KPC Review

Petrofac snaps up large contract in Kuwait

A consortium led by UK-listed oil services firm Petrofac has landed a $4 billion project in Kuwait that will lead to the production of 60,000 bpd of heavy crude oil from the Lower Fars development in the country’s north.

This is Petrofac’s tenth project in Kuwait to date and underscores the importance the 2.8 mbpd Opec producer holds in its overall portfolio.

The contract, which was awarded by state Kuwait Oil Co (KOC), covers a range of assignments and will take around four years to complete. The scope of work includes the installation and start-up of a central processing facility and the construction of a 162 km pipeline that will deliver the crude to the port of Ahmadi, where it can be either exported or pumped to a planned new refinery at Al Zour. 

Petrofac’s partner in the project is Athens-based Consolidated Contractors Co (CCC), which is Palestinian owned and has decades of experience working in the Mideast Gulf. The two companies are working together in Oman, where they are implementing a $1.2 billion project awarded by BP at the beginning of last year to build a processing plant at its Khazzan gas field. This is the second major contract Petrofac has been awarded in Kuwait over the past 12 months.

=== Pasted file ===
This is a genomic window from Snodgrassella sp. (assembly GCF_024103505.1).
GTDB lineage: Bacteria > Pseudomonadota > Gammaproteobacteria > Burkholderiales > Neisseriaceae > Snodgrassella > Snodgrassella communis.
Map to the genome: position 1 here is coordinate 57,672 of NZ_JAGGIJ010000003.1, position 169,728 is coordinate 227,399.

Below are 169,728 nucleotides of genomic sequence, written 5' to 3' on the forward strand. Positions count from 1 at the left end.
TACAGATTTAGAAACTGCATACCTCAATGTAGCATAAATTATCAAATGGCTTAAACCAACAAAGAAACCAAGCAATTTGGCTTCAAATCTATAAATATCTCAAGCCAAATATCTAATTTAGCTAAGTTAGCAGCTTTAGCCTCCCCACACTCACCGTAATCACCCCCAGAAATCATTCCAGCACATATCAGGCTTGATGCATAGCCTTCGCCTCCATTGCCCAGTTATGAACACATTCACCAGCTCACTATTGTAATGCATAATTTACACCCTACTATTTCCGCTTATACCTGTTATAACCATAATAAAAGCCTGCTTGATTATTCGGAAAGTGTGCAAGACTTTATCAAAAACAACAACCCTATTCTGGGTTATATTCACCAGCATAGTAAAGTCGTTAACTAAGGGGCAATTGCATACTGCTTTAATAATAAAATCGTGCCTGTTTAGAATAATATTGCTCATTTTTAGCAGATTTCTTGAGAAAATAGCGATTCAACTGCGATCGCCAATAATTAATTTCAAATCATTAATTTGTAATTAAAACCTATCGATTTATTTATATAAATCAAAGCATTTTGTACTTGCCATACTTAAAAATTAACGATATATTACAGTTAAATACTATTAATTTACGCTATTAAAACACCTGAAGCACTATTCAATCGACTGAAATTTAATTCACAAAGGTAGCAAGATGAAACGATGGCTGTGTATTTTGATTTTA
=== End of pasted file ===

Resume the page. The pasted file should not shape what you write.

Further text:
Earlier last year, its joint venture with Korea’s Samsung and Dutch CB&I secured a $3.75 billion deal from Kuwait National Petroleum Co to build and upgrade installations at the Mina Abdullah and Shouaiba refineries that will maximise the production of clean fuels.

More recently, Petrofac was awarded a $700 million three-year contract by KOC to build an oil gathering centre around 70 km north of Kuwait City.

Despite securing other contracts in Oman and Iraq, where it is building new export facilities near Basrah on behalf of South Oil Co., the past few months have been very challenging ones for Petrofac and its chief executive, Ayman Asfari.

At the end of last year, the company’s share price plummeted when it warned of reduced net profits expected for 2015, which are set to be around $500 million, compared to some $600 million in 2014.

The main reason for the lower forecasts are tumbling oil prices, which have had a negative impact on the entire oil services sector.




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